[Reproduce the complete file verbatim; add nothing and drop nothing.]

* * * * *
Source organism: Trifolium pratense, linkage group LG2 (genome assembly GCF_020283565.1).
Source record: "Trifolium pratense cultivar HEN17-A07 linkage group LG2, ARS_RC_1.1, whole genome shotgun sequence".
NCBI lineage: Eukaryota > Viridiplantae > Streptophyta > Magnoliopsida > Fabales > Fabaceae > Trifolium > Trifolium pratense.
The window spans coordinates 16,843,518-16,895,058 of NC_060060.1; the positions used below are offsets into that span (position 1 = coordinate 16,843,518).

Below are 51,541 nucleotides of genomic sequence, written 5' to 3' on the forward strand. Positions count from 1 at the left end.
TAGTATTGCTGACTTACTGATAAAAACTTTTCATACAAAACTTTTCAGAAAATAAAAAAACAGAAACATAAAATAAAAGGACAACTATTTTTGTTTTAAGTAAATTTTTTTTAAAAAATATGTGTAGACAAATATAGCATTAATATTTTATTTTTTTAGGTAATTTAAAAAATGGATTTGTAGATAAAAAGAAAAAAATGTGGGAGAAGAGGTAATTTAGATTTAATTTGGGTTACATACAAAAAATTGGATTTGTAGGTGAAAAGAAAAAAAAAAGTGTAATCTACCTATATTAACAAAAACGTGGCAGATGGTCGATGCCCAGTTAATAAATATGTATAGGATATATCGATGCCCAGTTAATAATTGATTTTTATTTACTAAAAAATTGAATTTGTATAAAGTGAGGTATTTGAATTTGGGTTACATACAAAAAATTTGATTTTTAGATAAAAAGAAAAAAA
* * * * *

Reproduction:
Source organism: Trifolium pratense, linkage group LG2 (genome assembly GCF_020283565.1).
Source record: "Trifolium pratense cultivar HEN17-A07 linkage group LG2, ARS_RC_1.1, whole genome shotgun sequence".
NCBI lineage: Eukaryota > Viridiplantae > Streptophyta > Magnoliopsida > Fabales > Fabaceae > Trifolium > Trifolium pratense.
The window spans coordinates 16,843,518-16,895,058 of NC_060060.1; the positions used below are offsets into that span (position 1 = coordinate 16,843,518).

Below are 51,541 nucleotides of genomic sequence, written 5' to 3' on the forward strand. Positions count from 1 at the left end.
TAGTATTGCTGACTTACTGATAAAAACTTTTCATACAAAACTTTTCAGAAAATAAAAAAACAGAAACATAAAATAAAAGGACAACTATTTTTGTTTTAAGTAAATTTTTTTTAAAAAATATGTGTAGACAAATATAGCATTAATATTTTATTTTTTTAGGTAATTTAAAAAATGGATTTGTAGATAAAAAGAAAAAAATGTGGGAGAAGAGGTAATTTAGATTTAATTTGGGTTACATACAAAAAATTGGATTTGTAGGTGAAAAGAAAAAAAAAAGTGTAATCTACCTATATTAACAAAAACGTGGCAGATGGTCGATGCCCAGTTAATAAATATGTATAGGATATATCGATGCCCAGTTAATAATTGATTTTTATTTACTAAAAAATTGAATTTGTATAAAGTGAGGTATTTGAATTTGGGTTACATACAAAAAATTTGATTTTTAGATAAAAAGAAAAAAA